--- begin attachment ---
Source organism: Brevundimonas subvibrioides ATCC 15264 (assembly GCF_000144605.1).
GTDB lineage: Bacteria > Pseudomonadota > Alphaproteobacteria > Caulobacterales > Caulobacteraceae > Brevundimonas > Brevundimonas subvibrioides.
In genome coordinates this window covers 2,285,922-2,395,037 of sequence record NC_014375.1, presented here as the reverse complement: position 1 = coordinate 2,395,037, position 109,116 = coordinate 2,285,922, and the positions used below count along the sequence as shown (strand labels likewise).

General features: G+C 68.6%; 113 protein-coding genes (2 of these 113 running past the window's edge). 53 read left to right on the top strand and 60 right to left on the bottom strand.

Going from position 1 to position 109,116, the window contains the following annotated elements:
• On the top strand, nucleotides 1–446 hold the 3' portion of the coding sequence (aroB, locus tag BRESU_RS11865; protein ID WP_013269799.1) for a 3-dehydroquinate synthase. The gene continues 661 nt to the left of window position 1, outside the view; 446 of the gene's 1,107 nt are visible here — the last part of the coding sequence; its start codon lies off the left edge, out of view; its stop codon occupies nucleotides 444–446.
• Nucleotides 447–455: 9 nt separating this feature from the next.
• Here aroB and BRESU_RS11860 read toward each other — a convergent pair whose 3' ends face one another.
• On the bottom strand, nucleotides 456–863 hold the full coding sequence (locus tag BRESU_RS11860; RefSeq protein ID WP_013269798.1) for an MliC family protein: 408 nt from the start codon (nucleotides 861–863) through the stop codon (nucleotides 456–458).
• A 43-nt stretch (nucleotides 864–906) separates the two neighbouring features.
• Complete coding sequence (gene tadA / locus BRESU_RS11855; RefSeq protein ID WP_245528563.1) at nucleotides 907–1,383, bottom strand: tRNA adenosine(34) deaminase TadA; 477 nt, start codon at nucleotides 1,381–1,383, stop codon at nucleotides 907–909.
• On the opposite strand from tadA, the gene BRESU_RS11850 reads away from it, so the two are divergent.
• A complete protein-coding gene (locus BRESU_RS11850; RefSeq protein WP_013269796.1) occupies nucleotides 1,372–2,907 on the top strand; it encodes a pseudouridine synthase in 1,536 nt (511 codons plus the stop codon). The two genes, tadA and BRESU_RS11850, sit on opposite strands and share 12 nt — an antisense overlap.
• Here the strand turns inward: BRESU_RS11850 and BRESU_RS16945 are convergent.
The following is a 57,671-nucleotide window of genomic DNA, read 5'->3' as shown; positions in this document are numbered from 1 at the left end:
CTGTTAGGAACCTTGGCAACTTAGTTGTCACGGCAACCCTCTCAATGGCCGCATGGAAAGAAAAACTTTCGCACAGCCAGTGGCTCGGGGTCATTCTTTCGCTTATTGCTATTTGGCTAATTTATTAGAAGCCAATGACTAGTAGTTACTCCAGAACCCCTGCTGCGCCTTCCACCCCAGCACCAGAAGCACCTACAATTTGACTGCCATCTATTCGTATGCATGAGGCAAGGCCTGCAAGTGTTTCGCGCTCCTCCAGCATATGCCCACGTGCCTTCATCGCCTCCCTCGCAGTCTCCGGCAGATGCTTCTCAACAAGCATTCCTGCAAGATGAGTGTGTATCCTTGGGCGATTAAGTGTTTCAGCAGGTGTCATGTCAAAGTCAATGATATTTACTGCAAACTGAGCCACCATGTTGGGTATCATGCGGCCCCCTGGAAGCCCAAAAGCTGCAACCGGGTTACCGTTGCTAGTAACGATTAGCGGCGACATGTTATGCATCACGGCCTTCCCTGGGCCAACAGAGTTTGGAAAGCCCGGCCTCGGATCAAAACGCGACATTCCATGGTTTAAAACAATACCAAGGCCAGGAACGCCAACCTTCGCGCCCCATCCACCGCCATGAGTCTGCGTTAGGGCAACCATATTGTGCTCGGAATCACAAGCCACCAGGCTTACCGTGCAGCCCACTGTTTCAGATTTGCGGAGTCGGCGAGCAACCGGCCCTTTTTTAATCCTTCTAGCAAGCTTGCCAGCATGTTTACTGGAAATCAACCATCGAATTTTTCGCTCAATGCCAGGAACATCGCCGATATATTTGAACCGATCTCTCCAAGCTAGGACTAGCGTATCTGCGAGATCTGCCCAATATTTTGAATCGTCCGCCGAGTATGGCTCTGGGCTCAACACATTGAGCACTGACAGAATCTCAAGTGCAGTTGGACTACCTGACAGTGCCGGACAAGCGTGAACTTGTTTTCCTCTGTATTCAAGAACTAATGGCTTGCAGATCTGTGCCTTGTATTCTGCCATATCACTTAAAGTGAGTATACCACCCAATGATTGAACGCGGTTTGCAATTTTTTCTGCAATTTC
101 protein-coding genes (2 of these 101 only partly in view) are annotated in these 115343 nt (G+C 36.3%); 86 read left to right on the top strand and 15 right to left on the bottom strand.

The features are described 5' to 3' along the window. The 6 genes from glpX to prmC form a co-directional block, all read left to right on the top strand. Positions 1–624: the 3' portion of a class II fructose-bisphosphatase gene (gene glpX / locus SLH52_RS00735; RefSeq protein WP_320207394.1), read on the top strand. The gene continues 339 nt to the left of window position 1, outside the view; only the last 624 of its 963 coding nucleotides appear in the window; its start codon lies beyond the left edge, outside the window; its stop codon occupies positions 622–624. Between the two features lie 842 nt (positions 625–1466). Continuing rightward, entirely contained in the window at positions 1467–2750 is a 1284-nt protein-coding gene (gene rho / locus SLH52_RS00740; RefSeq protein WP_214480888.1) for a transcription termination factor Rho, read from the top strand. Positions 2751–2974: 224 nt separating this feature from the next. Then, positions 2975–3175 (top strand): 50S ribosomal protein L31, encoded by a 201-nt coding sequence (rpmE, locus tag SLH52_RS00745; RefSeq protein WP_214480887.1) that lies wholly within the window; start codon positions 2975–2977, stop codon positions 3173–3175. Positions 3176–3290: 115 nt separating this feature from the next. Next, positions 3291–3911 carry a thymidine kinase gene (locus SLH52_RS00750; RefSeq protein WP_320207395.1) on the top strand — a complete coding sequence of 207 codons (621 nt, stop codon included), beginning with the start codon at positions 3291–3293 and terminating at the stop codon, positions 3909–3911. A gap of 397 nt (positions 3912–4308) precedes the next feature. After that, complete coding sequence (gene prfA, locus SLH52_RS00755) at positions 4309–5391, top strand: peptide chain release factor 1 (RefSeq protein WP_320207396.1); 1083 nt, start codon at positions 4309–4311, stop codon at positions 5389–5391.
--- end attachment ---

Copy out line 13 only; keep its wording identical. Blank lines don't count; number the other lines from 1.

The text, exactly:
• A complete protein-coding gene (locus BRESU_RS11850; RefSeq protein WP_013269796.1) occupies nucleotides 1,372–2,907 on the top strand; it encodes a pseudouridine synthase in 1,536 nt (511 codons plus the stop codon). The two genes, tadA and BRESU_RS11850, sit on opposite strands and share 12 nt — an antisense overlap.